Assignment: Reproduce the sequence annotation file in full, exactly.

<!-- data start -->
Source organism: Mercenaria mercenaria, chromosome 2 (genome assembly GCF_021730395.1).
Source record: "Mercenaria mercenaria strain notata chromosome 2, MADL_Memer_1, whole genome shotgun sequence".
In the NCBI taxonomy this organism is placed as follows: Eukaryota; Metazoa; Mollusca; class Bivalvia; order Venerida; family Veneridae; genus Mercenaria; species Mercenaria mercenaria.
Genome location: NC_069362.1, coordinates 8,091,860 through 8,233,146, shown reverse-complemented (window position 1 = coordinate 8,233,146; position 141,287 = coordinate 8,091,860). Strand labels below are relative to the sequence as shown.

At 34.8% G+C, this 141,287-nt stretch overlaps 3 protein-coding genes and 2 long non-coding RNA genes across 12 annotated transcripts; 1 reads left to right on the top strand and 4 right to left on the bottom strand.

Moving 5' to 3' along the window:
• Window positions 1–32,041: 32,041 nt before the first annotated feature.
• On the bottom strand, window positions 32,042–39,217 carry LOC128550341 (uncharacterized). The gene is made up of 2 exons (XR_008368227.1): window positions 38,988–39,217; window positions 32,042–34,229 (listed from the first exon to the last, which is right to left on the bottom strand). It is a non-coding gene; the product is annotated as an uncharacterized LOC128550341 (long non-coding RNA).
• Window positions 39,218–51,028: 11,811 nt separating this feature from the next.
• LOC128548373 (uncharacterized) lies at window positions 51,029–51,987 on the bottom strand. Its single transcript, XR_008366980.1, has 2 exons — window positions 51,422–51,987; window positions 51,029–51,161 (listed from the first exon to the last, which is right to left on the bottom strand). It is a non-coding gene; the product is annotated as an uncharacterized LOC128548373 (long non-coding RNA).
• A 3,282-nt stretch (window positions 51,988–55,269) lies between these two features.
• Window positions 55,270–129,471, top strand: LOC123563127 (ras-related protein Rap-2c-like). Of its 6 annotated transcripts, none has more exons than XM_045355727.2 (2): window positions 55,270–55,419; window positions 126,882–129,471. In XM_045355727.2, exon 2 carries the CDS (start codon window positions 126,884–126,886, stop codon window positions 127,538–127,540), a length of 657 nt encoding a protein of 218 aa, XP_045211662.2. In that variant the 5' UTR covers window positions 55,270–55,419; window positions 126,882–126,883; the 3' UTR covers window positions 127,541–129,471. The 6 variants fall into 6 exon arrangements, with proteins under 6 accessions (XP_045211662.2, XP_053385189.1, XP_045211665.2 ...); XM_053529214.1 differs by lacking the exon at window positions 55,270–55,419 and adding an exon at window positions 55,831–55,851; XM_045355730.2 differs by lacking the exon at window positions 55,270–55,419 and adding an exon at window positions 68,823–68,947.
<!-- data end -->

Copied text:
Source organism: Mercenaria mercenaria, chromosome 2 (genome assembly GCF_021730395.1).
Source record: "Mercenaria mercenaria strain notata chromosome 2, MADL_Memer_1, whole genome shotgun sequence".
In the NCBI taxonomy this organism is placed as follows: Eukaryota; Metazoa; Mollusca; class Bivalvia; order Venerida; family Veneridae; genus Mercenaria; species Mercenaria mercenaria.
Genome location: NC_069362.1, coordinates 8,091,860 through 8,233,146, shown reverse-complemented (window position 1 = coordinate 8,233,146; position 141,287 = coordinate 8,091,860). Strand labels below are relative to the sequence as shown.

At 34.8% G+C, this 141,287-nt stretch overlaps 3 protein-coding genes and 2 long non-coding RNA genes across 12 annotated transcripts; 1 reads left to right on the top strand and 4 right to left on the bottom strand.

Moving 5' to 3' along the window:
• Window positions 1–32,041: 32,041 nt before the first annotated feature.
• On the bottom strand, window positions 32,042–39,217 carry LOC128550341 (uncharacterized). The gene is made up of 2 exons (XR_008368227.1): window positions 38,988–39,217; window positions 32,042–34,229 (listed from the first exon to the last, which is right to left on the bottom strand). It is a non-coding gene; the product is annotated as an uncharacterized LOC128550341 (long non-coding RNA).
• Window positions 39,218–51,028: 11,811 nt separating this feature from the next.
• LOC128548373 (uncharacterized) lies at window positions 51,029–51,987 on the bottom strand. Its single transcript, XR_008366980.1, has 2 exons — window positions 51,422–51,987; window positions 51,029–51,161 (listed from the first exon to the last, which is right to left on the bottom strand). It is a non-coding gene; the product is annotated as an uncharacterized LOC128548373 (long non-coding RNA).
• A 3,282-nt stretch (window positions 51,988–55,269) lies between these two features.
• Window positions 55,270–129,471, top strand: LOC123563127 (ras-related protein Rap-2c-like). Of its 6 annotated transcripts, none has more exons than XM_045355727.2 (2): window positions 55,270–55,419; window positions 126,882–129,471. In XM_045355727.2, exon 2 carries the CDS (start codon window positions 126,884–126,886, stop codon window positions 127,538–127,540), a length of 657 nt encoding a protein of 218 aa, XP_045211662.2. In that variant the 5' UTR covers window positions 55,270–55,419; window positions 126,882–126,883; the 3' UTR covers window positions 127,541–129,471. The 6 variants fall into 6 exon arrangements, with proteins under 6 accessions (XP_045211662.2, XP_053385189.1, XP_045211665.2 ...); XM_053529214.1 differs by lacking the exon at window positions 55,270–55,419 and adding an exon at window positions 55,831–55,851; XM_045355730.2 differs by lacking the exon at window positions 55,270–55,419 and adding an exon at window positions 68,823–68,947.